February 14, 2007
In the short span of January 20 to February 7, four U.S. military and two private security firm helicopters were lost due to enemy ground fire in Iraq, raising concerns that insurgents have introduced new tactics or weapons in their battle against coalition air supremacy. According to the February 8 issue of al-Hayat, Iraqi insurgents may have acquired “a new generation” of Strela missiles, presumably the Strela-3 (SA-14 Gremlin), which has increased range and a warhead twice the size of the SA-7. After an Apache gunship was downed with the loss of its two-man crew, the Islamic State of Iraq (an umbrella group for Sunni insurgents led by Abu Omar al-Baghdadi) claimed that it had “new ways” of bringing down coalition aircraft (al-Furqan Foundation, February 2). Responsibility for the attacks has been claimed by a variety of Sunni insurgent groups through internet statements and video recordings, such as those found on www.hanein.net.
The Pentagon has claimed that only four of the six helicopters were brought down by ground fire, while two others suffered mechanical failure (AHN, February 9). Eyewitness and video evidence suggests three helicopters were lost to missile fire, and three to automatic weapons fire. Some 400 coalition helicopters are active in Iraq, and nearly 60 have been lost to various causes since the start of the invasion in 2003. The military craft lost since January 20 include two AH-64 Apache gunships, a UH-60A Black Hawk and a CH-46 Sea Knight troop transport (the naval version of the twin rotor Chinook).
Helicopters are used heavily in central Iraq to avoid the roadside IEDs that cause most U.S. casualties. The majority of U.S. military helicopters in the theater are fitted with missile sensors, infrared emitters, chaff dispensers and flares designed to deflect incoming missiles. Helicopters typically stay low to the ground, flying quickly at tree-top level when possible. This makes them more difficult to strike with a heat-seeking missile, but increases the chance of damage through machine gun fire. Although numerous technical means have been found to increase ballistic tolerance and reduce the chance of flight-threatening damage from small-arms fire, helicopters simply cannot be fitted with enough armor to make them impervious to bullets. An RPG has little chance of hitting a fast-moving helicopter, but can be used with some chance of success against hovering or slow-moving aircraft. Sand and dust pose additional challenges in keeping the aircraft operational.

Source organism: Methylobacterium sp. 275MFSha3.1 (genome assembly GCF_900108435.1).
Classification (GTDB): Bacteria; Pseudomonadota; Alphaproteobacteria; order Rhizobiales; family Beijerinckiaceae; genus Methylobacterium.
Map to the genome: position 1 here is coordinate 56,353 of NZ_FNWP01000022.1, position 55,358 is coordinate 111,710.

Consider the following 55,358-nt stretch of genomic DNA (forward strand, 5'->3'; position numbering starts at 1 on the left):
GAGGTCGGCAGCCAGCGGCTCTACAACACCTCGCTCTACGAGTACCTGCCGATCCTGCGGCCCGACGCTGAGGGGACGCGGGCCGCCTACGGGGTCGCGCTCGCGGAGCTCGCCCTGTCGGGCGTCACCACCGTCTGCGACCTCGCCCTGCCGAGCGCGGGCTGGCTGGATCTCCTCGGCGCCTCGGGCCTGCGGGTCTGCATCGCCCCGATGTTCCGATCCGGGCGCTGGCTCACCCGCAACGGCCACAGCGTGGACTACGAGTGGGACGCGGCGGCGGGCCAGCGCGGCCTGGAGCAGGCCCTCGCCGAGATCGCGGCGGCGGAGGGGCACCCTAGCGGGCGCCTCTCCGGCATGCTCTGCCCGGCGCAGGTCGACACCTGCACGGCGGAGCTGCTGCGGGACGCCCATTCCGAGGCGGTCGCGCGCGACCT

The pre-invasion Iraqi army was well-equipped with shoulder-fired, surface-to-air missiles, and thousands of these remain unaccounted for. Most common is the Russian-made 1971-model Strela 2-M (SA-7b in Iraq), a “tail-chase” heat-seeking system with filters for infrared emissions and decoy flares. This weapon is produced in many countries under license and is easily available on the arms market. Last year, there were unverified reports that SA-7 missiles were included in Iranian arms shipments to Abu Musab al-Zarqawi’s al-Qaeda in Iraq (Zaman, May 13, 2006). The Iraq Study Group also alleged that Iraqi insurgents used Saudi money to buy missiles through the black market in Romania (AP, November 8, 2006).
While worrisome, recent helicopter losses are partly the result of increased exposure in the midst of a U.S. offensive and a greater reliance on helicopter transport to avoid IEDs. Increased exposure equals increased risk. Varying flight schedules and flight patterns, flying at night and other evasive tactics were already introduced in November 2003 to counter growing helicopter losses. There is no evidence yet that a new generation of surface-to-air missiles has been introduced. Greater use of Unmanned Aerial Vehicles is one means of reducing the threat to manned reconnaissance aircraft, and the U.S. Army is deploying a wide variety of such craft, including those capable of attacking targets, like the Air Force’s Predator.
This article was first published in the February 14, 2007 issue of the Jamestown Foundation’s Terrorism Focus